Replication defective adenoviruses are promising vectors for the delivery of vaccine antigens. However, the potential of a vector to elicit transgene-specific adaptive immune responses is largely dependent on the viral serotype used. HAdV-5 (Human adenovirus C) vectors are more immunogenic than chimpanzee adenovirus vectors from species Human adenovirus E (ChAdOx1 and AdC68) in mice, though the mechanisms responsible for these differences in immunogenicity remain poorly understood. In this study, superior immunogenicity was associated with markedly higher levels of transgene expression in vivo, particularly within draining lymph nodes. To investigate the viral factors contributing to these phenotypes, we generated recombinant ChAdOx1 vectors by exchanging components of the viral capsid reported to be principally involved in cell entry with the corresponding sequences from HAdV-5. Remarkably, pseudotyping with the HAdV-5 fiber and/or penton RGD loop had little to no effect on in vivo transgene expression or transgene-specific adaptive immune responses despite considerable species-specific sequence heterogeneity in these components. Our results suggest that mechanisms governing vector transduction after intramuscular administration in mice may be different from those described in vitro.
Replication defective E1/E3 deleted recombinant adenoviruses have become important tools in the development of new vaccines. The first generation of vectors based on common human serotypes such as human adenovirus type 5 (HAdV-5) elicited potent and protective CD8+ T cell responses in preclinical studies. However, in subsequent human trials including a large Phase IIb HIV vaccine study, some vectors based on HAdV-5 have shown a lack of clinical efficacy1,2. Pre-existing vector-specific T cells and antibodies may have contributed to the lack of efficacy observed in these studies2,3. Vectors based on human adenovirus types with lower seroprevalence and non-human types including those isolated from chimpanzees have therefore been developed. Indeed, many of these alternative serotypes have elicited robust CD8+ T cell responses in human trials4,5,6,7,8,9 including a recent Ebola virus vaccine candidate10.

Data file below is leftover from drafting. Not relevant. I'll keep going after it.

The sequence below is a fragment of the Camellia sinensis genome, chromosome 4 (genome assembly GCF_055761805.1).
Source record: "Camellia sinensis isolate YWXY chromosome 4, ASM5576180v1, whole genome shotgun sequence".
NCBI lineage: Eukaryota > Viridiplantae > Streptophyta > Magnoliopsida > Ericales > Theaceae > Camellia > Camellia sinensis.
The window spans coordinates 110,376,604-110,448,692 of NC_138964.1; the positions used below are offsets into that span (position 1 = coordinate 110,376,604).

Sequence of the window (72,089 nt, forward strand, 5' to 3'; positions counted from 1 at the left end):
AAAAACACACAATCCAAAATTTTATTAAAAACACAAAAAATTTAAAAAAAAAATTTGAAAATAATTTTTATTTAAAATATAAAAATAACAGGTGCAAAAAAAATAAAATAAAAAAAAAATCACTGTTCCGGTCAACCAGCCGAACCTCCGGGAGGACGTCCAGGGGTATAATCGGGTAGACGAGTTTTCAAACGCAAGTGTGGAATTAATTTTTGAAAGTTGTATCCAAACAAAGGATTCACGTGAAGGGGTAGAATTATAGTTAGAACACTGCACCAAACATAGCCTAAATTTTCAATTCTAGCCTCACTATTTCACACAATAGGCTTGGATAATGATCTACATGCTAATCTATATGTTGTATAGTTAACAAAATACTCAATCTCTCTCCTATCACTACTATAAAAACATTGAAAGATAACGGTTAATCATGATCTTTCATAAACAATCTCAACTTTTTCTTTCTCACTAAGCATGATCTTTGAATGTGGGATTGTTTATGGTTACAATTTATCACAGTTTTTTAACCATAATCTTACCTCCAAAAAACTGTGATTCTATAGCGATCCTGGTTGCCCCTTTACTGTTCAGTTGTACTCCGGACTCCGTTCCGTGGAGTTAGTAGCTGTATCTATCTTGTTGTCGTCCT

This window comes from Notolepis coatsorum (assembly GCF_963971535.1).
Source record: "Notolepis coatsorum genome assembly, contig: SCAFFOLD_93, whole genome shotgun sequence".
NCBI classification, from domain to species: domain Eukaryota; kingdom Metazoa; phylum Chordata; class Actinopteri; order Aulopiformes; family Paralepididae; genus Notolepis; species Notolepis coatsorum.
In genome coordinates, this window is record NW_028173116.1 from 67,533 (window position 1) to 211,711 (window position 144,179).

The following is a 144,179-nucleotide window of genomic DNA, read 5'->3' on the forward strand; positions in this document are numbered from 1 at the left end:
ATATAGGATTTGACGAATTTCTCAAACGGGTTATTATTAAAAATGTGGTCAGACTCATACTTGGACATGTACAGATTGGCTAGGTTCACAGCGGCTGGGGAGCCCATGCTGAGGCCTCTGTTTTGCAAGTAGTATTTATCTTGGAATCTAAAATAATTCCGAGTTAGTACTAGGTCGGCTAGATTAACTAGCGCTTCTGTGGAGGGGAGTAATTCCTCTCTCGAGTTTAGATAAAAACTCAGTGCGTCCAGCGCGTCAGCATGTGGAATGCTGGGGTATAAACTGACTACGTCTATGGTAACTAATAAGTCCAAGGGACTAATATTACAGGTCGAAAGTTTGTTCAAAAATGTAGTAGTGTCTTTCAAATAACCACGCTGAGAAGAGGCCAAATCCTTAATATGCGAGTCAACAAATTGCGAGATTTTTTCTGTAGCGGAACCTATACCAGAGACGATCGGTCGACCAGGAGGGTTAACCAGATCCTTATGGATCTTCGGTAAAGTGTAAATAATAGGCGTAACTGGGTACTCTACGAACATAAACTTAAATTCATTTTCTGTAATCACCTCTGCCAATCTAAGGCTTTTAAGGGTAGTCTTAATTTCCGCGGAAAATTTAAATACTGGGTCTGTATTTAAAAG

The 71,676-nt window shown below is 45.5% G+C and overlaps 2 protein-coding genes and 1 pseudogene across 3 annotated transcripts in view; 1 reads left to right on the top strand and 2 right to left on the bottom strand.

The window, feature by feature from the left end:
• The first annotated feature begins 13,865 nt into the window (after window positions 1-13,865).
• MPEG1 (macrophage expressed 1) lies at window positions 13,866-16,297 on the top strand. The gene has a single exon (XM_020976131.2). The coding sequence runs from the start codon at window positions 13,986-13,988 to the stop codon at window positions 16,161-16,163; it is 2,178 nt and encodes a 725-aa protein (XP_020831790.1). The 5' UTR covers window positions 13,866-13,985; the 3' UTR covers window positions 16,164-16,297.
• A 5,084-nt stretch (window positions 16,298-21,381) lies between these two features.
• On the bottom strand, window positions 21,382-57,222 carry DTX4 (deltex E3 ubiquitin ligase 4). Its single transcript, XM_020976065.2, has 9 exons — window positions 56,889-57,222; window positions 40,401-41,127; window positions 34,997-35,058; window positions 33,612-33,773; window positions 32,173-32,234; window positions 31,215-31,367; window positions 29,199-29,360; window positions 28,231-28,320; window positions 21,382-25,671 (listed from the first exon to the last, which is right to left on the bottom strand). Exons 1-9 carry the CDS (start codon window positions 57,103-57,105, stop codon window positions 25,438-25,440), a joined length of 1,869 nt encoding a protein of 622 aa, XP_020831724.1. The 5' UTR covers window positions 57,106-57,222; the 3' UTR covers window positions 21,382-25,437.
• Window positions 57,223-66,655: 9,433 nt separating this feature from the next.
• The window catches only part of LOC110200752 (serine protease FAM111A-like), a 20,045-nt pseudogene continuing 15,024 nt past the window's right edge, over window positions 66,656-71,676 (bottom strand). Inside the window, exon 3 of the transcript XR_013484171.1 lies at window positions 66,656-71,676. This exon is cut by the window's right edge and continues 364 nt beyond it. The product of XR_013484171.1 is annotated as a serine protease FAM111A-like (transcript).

However, a consensus is emerging that vectors derived from rare human and chimpanzee adenoviruses (ChAds) often elicit lower transgene antigen-specific immune responses than HAdV-5 in mice, the most widely used pre-clinical model11,12,13,14,15. The mechanisms underlying these differences in immunogenicity remain poorly understood, hampering rational selection and development of new vector serotypes. HAdV-5 is a member of species Human adenovirus C (HAdV-C), while most other alternative human serotypes in clinical use are members of species HAdV-B (HAdV-35), or HAdV-D (HAdV-26, HAdV-28) and many ChAd vectors are derived from members of HAdV-E (ChAd63, AdC68, ChAdOx1). In the current study, we investigate the mechanisms responsible for the previously reported14 differences in immunogenicity in mice between HAdV-5 and ChAdOx1, a new HAdV-E ChAd vector shown to be safe and immunogenic in a recent human influenza vaccine trial14,16,17.
Higher transgene antigen-specific responses after HAdV-5 compared to AdC68 and ChAd63 vaccination have been associated with higher levels of transgene expression in vivo15,18. We hypothesized that differences in transgene expression could be due to differences in the efficiency of cell entry and/or trafficking to the nucleus between vectors in vivo. Priming and maturation of professional antigen presenting cells (APCs) after vaccination is required for antigen presentation and initiation of protective T cell and antibody responses. However, the precise cell-types preferentially transduced by adenovirus vectors and the contributions of direct and cross-presentation of antigen to APCs after vaccination remain unclear. Although receptor usage has been extensively studied for HAdV-C adenoviruses19,20, mechanisms of HAdV-E entry remain poorly understood, though both HAdV-5 and AdC68 have been shown to utilize the coxsackie and adenovirus receptor (CAR) to enter cells in vitro21,22. The classical pathway of adenovirus entry involves an initial high affinity interaction between the adenovirus fiber protein and a cell surface receptor such as CAR23,24 or CD4625, followed by a subsequent interaction between a tri-peptide Arg-Gly-Asp (RGD) motif on the viral penton base and cellular αv integrins to facilitate clathrin-dependent endocytosis26,27,28. Both the adenovirus fiber and the flexible penton RGD loop exhibit considerable sequence heterogeneity between viral species. In the current study, we assess the contribution of these key viral sequences to the differences in immunogenicity and transgene expression between HAdV-5 and ChAdOx1 vector vaccines, to facilitate rational design of improved vector platforms.